My children had a Swedish grandmother, and while she was still living we would often have the family party on the 23rd, which she called Little Christmas Eve. The table would be decorated with Swedish horses and flags and laid with food from the old country (filtered through my non-Swedish father-in-law’s training in classic French cookery).

As we preachers and pastors prepare for Christmas Eve with all its festivities and stresses, come take a seat at the Julbord. Find a piece of smoked salmon, or eat some rotmos (our family’s favorite), and some Swedish meatballs with lingonberries, or go straight to the pepparkakor. I won’t tell.

Join the party by leaving a comment. How did worship go this morning? What’s on for tomorrow? Do you have a great idea to share? We’re here until a fresh version of the party starts tomorrow morning.

43 thoughts on “Little Christmas Eve Preacher Party

  1. I was inspired by this, from CS Lewis:“Then two wonders happened at the same moment. One was that the voice was suddenly joined by other voices; more voices than you could possibly count. They were in harmony with it, but far higher up the scale: cold, tingling, silvery voices. The second wonder was that the blackness overhead, all at once, was blazing with stars. They didn’t come out gently one by one, as they do on a summer evening. One moment there had been nothing but darkness; next moment a thousand, thousand points of light leaped out – single stars, constellations, and planets, brighter and bigger than any in our world. There were no clouds. The new stars and the new voices began at exactly the same time. If you had seen and heard it, as Digory did, you would have felt quite certain that it was the stars themselves which were singing, and that it was the First Voice, the deep one, which had made them appear and made them sing.”

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  2. In 20 minutes it will be Christmas Eve here. It has been a long day, but I know that if I don't give my Christmas Eve sermon some attention tonight, the evening will arrive and I will be harried and distracted. We depart for four weeks of home leave Christmas Day, and a family of 5 is staying at our apartment while we are gone. Making all of that ready in the midst of Advent and Christmas worship, and preparing for four weeks' absence has been a little hectic!But this morning the children of the congregation blessed me with their stories about the Advent Tree week by week, and by their desire to lie on the ground right by it and draw their pictures of people and places that need to be held in God's love – especially the people we miss when we live a long way from home or who live a long way from our home! That's the place I want to preach from – close to a vision of the fullness of the Kingdom, sure of God's loving embrace, taking for granted that this space (the room we rent for church) welcomes us all with our concerns no matter how big or how small. Now to find the words to do that…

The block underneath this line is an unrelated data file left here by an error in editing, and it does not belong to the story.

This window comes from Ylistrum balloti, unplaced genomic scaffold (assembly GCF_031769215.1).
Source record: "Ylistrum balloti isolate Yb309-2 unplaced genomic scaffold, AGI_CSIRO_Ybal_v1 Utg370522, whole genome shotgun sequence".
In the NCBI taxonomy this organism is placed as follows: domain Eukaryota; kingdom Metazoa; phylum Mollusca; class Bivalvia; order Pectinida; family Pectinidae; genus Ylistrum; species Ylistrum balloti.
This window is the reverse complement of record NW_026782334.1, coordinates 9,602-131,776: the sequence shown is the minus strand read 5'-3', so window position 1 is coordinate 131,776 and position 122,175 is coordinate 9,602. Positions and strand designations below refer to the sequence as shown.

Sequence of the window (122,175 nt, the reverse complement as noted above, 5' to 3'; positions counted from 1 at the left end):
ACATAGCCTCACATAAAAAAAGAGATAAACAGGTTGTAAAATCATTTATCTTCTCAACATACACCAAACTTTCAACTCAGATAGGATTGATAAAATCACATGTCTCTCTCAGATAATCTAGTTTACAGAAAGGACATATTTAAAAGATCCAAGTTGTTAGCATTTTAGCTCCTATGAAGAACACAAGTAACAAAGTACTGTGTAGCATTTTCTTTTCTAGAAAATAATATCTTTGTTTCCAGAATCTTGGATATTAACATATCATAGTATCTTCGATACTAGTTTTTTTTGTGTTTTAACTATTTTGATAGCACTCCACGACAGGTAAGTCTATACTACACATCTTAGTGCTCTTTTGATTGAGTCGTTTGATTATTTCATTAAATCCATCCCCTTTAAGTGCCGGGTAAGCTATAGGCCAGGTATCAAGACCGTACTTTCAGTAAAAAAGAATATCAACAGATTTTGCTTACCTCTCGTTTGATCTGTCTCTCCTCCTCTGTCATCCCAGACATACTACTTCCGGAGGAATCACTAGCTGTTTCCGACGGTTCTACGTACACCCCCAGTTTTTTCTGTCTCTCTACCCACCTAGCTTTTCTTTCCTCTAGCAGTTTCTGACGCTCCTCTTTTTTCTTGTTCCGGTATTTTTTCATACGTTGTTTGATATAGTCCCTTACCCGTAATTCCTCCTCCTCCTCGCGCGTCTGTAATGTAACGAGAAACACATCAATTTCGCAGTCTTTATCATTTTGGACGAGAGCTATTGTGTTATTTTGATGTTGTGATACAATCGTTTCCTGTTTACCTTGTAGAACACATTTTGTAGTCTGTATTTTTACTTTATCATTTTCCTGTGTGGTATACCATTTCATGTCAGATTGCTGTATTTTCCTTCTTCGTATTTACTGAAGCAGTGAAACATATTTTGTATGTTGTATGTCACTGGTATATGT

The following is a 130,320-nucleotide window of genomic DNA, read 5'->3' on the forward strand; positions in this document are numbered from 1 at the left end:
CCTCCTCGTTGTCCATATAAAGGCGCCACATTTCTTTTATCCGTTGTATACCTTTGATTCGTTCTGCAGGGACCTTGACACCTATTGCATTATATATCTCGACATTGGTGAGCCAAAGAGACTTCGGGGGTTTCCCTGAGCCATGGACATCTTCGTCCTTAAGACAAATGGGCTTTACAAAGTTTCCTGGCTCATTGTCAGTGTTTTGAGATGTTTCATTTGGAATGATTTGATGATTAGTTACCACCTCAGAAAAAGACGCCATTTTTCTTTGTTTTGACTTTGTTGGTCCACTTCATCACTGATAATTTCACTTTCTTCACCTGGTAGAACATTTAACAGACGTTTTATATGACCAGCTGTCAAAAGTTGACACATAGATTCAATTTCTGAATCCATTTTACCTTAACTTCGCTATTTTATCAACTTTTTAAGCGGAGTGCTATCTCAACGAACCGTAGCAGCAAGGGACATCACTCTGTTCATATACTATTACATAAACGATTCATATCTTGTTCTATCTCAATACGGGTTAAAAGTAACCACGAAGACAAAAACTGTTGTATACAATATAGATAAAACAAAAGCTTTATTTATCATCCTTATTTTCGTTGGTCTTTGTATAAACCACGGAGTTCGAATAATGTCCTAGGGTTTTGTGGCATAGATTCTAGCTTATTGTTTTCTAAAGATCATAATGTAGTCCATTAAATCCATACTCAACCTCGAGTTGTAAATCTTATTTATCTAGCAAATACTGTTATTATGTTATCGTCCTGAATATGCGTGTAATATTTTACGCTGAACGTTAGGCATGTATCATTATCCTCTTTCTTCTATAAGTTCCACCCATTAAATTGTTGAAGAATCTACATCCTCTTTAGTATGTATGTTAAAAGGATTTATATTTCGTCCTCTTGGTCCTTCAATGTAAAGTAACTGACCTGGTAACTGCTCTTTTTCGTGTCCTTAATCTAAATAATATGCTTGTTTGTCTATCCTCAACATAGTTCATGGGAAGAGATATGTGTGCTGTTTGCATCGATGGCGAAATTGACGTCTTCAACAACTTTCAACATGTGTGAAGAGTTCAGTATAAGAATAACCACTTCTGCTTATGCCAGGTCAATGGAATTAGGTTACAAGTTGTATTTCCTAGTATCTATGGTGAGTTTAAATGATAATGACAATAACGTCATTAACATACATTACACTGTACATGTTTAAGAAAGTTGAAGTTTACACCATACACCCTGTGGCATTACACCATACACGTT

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  3. Jemma, thank you so much for these links. I want to sing O Little Town at the Christmas Eve Watchnight after thinking some about Bethlehem today, this is super timely for me. Today was fun with the youth church presenting the story. But – on to the next service. We do a family Christmas Eve, a Watchnight and then. Christmas Day service,Mao still writing.

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  4. Early morning FB message = crisis brewing across the ocean. All I can say is that parenting young adults is about five zillion times more difficult than parenting children ever was.But, nevertheless, a church service this morning and a home communion in a few minutes. I'm not sure what my regulars thought of the painting sermon, but we have a couple in their 90s whose children and grandchildren and now first ggc were here. The son-in-law stopped to tell me that his son is an art teacher and was explaining the Tanner Annunciation (bulletin insert)to him before the service began. So they all seemed to have liked it fine.Now on to a home communion, organization of costumes for the Nativity tableau, and a very late night trip to the airport to retrieve a dismal young man.Sigh.